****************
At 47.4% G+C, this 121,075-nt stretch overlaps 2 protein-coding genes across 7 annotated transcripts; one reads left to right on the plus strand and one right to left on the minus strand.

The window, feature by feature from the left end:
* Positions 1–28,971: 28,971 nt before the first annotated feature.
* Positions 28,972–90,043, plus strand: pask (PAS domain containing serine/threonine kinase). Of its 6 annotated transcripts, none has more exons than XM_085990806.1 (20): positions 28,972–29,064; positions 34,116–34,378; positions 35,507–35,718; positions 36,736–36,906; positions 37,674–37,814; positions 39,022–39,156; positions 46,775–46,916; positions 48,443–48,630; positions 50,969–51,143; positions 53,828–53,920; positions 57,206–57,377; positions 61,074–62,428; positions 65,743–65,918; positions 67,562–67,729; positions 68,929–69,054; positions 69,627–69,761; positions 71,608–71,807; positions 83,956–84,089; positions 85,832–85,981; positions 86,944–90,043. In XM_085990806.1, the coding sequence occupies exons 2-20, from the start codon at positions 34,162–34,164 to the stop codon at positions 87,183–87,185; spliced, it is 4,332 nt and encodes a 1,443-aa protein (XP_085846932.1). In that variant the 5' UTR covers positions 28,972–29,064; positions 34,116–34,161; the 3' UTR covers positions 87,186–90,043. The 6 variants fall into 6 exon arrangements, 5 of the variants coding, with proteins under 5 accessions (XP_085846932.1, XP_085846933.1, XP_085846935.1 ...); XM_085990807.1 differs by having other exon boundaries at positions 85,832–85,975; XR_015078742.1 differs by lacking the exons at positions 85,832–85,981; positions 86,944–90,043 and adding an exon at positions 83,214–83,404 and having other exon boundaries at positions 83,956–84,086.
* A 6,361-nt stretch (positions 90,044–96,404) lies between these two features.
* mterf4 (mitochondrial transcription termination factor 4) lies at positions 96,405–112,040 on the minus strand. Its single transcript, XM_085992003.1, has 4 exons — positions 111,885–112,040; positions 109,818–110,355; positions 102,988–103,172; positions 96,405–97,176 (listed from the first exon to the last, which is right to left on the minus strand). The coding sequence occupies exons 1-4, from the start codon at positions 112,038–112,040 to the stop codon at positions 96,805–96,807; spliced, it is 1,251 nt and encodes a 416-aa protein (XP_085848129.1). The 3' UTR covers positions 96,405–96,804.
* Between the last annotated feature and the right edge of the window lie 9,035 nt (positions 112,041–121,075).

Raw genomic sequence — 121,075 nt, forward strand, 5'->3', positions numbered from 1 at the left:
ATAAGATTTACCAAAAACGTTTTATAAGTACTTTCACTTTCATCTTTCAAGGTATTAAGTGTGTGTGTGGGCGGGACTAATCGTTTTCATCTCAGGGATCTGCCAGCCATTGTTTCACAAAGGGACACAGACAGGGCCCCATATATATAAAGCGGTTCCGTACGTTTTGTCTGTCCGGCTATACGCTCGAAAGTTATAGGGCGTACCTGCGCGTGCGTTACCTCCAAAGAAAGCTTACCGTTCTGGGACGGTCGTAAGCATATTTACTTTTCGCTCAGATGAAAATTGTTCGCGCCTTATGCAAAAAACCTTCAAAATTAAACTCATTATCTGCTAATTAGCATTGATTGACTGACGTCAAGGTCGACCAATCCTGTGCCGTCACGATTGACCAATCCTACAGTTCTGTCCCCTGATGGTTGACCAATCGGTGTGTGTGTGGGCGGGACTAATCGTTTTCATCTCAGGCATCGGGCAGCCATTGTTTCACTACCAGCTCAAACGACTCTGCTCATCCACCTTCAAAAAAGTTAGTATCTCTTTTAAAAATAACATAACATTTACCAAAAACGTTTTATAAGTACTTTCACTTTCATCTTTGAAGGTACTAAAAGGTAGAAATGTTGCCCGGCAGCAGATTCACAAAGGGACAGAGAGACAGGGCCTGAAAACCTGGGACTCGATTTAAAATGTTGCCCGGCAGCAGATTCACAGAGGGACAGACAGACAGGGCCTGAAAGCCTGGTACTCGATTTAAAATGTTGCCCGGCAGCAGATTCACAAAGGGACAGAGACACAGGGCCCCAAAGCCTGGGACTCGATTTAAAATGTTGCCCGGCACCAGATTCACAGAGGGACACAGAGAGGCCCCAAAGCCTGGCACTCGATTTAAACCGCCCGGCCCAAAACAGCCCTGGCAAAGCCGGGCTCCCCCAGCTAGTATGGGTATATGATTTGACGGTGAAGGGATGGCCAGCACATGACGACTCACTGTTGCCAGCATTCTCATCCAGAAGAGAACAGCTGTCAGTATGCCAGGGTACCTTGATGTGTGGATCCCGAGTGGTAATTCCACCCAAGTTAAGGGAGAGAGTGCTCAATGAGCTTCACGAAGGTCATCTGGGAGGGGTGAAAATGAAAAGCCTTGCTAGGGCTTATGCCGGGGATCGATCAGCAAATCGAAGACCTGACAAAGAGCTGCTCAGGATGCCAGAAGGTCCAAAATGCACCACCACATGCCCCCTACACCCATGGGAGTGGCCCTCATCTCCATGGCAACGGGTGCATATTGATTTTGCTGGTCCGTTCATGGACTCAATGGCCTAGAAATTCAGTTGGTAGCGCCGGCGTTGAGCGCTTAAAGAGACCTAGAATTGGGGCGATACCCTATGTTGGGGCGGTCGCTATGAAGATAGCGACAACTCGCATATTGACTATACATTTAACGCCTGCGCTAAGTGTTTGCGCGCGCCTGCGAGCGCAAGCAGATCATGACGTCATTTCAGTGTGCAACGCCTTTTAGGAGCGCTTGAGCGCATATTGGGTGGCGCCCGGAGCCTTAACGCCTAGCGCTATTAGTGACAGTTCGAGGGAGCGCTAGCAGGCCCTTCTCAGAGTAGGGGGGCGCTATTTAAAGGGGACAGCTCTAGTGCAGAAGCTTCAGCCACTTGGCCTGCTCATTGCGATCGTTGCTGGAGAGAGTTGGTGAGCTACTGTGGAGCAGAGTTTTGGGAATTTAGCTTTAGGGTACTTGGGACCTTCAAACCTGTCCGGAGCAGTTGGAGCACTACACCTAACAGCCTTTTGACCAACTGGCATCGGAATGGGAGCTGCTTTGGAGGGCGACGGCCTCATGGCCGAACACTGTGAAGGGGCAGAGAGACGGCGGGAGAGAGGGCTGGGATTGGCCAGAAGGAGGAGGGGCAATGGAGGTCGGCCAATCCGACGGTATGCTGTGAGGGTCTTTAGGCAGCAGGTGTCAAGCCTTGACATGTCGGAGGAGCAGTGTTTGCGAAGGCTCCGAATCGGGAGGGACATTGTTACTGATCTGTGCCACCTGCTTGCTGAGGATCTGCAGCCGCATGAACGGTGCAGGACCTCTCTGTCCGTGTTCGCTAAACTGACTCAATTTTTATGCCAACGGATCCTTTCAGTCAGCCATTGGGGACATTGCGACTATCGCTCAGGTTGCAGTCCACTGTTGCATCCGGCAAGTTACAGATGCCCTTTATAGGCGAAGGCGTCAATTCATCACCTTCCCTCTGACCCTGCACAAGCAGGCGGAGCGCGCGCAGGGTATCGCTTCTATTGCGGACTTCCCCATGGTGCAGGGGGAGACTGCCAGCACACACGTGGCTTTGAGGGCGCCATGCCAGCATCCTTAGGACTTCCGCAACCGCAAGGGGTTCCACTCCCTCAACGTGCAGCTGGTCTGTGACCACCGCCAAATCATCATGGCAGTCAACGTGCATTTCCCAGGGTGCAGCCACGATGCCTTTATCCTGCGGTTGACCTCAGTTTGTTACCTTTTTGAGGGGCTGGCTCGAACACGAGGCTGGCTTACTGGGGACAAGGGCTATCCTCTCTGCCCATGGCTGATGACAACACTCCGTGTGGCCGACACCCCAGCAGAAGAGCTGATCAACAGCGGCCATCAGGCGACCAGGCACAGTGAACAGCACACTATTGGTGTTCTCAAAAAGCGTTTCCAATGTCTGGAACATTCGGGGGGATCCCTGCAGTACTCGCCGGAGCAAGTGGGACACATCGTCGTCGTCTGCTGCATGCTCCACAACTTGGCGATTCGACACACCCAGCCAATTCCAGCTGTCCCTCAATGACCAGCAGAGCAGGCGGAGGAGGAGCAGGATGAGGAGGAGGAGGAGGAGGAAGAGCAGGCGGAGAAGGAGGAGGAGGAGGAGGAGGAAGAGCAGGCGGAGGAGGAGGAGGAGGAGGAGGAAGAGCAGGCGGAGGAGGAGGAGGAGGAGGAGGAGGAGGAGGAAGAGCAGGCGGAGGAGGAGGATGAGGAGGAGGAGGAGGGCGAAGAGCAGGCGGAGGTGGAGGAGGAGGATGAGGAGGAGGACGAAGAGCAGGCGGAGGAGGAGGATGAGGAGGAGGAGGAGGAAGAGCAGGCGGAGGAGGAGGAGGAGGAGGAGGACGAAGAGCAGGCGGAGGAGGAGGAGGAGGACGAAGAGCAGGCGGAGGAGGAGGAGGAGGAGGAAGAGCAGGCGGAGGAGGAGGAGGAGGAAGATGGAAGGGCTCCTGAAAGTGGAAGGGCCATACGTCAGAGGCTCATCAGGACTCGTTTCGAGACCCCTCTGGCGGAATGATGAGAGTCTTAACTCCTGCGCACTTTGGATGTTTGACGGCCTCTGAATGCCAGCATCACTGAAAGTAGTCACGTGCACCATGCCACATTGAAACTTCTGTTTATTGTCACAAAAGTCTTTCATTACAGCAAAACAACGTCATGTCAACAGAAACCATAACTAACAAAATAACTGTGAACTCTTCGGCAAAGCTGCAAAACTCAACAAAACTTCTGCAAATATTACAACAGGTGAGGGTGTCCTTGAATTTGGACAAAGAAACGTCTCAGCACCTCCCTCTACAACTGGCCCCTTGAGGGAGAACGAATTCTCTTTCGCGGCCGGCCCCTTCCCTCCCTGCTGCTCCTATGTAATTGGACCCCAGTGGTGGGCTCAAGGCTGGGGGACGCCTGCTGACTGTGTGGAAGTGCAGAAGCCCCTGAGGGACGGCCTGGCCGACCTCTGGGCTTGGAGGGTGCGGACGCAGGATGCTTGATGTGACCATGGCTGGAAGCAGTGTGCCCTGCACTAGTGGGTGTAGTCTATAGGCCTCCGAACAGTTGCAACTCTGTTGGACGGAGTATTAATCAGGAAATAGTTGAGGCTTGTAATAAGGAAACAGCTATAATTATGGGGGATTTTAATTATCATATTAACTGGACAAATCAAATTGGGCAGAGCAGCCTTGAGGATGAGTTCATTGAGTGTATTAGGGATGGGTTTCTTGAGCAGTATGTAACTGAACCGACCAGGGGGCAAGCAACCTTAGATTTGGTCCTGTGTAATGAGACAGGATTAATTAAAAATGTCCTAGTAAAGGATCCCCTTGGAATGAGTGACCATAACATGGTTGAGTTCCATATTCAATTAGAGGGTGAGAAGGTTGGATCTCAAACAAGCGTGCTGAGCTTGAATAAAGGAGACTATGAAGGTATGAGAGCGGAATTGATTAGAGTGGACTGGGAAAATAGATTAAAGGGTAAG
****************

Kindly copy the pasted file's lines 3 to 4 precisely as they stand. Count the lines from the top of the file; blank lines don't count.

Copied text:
* Positions 1–28,971: 28,971 nt before the first annotated feature.
* Positions 28,972–90,043, plus strand: pask (PAS domain containing serine/threonine kinase). Of its 6 annotated transcripts, none has more exons than XM_085990806.1 (20): positions 28,972–29,064; positions 34,116–34,378; positions 35,507–35,718; positions 36,736–36,906; positions 37,674–37,814; positions 39,022–39,156; positions 46,775–46,916; positions 48,443–48,630; positions 50,969–51,143; positions 53,828–53,920; positions 57,206–57,377; positions 61,074–62,428; positions 65,743–65,918; positions 67,562–67,729; positions 68,929–69,054; positions 69,627–69,761; positions 71,608–71,807; positions 83,956–84,089; positions 85,832–85,981; positions 86,944–90,043. In XM_085990806.1, the coding sequence occupies exons 2-20, from the start codon at positions 34,162–34,164 to the stop codon at positions 87,183–87,185; spliced, it is 4,332 nt and encodes a 1,443-aa protein (XP_085846932.1). In that variant the 5' UTR covers positions 28,972–29,064; positions 34,116–34,161; the 3' UTR covers positions 87,186–90,043. The 6 variants fall into 6 exon arrangements, 5 of the variants coding, with proteins under 5 accessions (XP_085846932.1, XP_085846933.1, XP_085846935.1 ...); XM_085990807.1 differs by having other exon boundaries at positions 85,832–85,975; XR_015078742.1 differs by lacking the exons at positions 85,832–85,981; positions 86,944–90,043 and adding an exon at positions 83,214–83,404 and having other exon boundaries at positions 83,956–84,086.